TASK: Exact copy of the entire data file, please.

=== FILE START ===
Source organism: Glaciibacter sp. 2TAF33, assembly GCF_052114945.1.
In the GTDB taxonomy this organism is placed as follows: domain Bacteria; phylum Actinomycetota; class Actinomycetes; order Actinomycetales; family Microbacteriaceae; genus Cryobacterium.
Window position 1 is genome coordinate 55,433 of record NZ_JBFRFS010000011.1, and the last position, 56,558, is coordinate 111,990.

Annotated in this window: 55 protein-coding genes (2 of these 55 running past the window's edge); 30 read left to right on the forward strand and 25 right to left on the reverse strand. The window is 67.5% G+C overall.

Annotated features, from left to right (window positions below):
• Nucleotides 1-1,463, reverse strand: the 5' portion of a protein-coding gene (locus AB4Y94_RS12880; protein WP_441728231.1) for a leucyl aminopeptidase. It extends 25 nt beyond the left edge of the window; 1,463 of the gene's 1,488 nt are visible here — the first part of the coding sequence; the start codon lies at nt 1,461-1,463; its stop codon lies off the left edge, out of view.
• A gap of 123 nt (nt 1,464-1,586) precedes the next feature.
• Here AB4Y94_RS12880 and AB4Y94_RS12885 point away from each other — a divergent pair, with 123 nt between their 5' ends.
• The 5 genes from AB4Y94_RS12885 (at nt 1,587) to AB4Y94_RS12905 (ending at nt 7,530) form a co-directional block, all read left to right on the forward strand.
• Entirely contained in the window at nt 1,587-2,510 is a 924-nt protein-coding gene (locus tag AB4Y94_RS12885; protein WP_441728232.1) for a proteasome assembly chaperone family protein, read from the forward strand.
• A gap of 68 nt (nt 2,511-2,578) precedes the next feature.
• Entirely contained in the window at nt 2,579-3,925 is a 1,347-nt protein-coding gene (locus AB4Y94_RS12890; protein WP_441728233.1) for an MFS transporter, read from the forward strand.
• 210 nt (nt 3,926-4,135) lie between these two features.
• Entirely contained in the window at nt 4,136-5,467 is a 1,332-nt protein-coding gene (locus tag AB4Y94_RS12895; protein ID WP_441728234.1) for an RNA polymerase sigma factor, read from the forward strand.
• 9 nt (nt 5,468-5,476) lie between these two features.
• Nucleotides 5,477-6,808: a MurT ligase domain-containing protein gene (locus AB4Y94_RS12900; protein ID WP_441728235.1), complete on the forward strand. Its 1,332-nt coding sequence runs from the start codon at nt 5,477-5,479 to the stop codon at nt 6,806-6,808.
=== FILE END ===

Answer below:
Source organism: Glaciibacter sp. 2TAF33, assembly GCF_052114945.1.
In the GTDB taxonomy this organism is placed as follows: domain Bacteria; phylum Actinomycetota; class Actinomycetes; order Actinomycetales; family Microbacteriaceae; genus Cryobacterium.
Window position 1 is genome coordinate 55,433 of record NZ_JBFRFS010000011.1, and the last position, 56,558, is coordinate 111,990.

Annotated in this window: 55 protein-coding genes (2 of these 55 running past the window's edge); 30 read left to right on the forward strand and 25 right to left on the reverse strand. The window is 67.5% G+C overall.

Annotated features, from left to right (window positions below):
• Nucleotides 1-1,463, reverse strand: the 5' portion of a protein-coding gene (locus AB4Y94_RS12880; protein WP_441728231.1) for a leucyl aminopeptidase. It extends 25 nt beyond the left edge of the window; 1,463 of the gene's 1,488 nt are visible here — the first part of the coding sequence; the start codon lies at nt 1,461-1,463; its stop codon lies off the left edge, out of view.
• A gap of 123 nt (nt 1,464-1,586) precedes the next feature.
• Here AB4Y94_RS12880 and AB4Y94_RS12885 point away from each other — a divergent pair, with 123 nt between their 5' ends.
• The 5 genes from AB4Y94_RS12885 (at nt 1,587) to AB4Y94_RS12905 (ending at nt 7,530) form a co-directional block, all read left to right on the forward strand.
• Entirely contained in the window at nt 1,587-2,510 is a 924-nt protein-coding gene (locus tag AB4Y94_RS12885; protein WP_441728232.1) for a proteasome assembly chaperone family protein, read from the forward strand.
• A gap of 68 nt (nt 2,511-2,578) precedes the next feature.
• Entirely contained in the window at nt 2,579-3,925 is a 1,347-nt protein-coding gene (locus AB4Y94_RS12890; protein WP_441728233.1) for an MFS transporter, read from the forward strand.
• 210 nt (nt 3,926-4,135) lie between these two features.
• Entirely contained in the window at nt 4,136-5,467 is a 1,332-nt protein-coding gene (locus tag AB4Y94_RS12895; protein ID WP_441728234.1) for an RNA polymerase sigma factor, read from the forward strand.
• 9 nt (nt 5,468-5,476) lie between these two features.
• Nucleotides 5,477-6,808: a MurT ligase domain-containing protein gene (locus AB4Y94_RS12900; protein ID WP_441728235.1), complete on the forward strand. Its 1,332-nt coding sequence runs from the start codon at nt 5,477-5,479 to the stop codon at nt 6,806-6,808.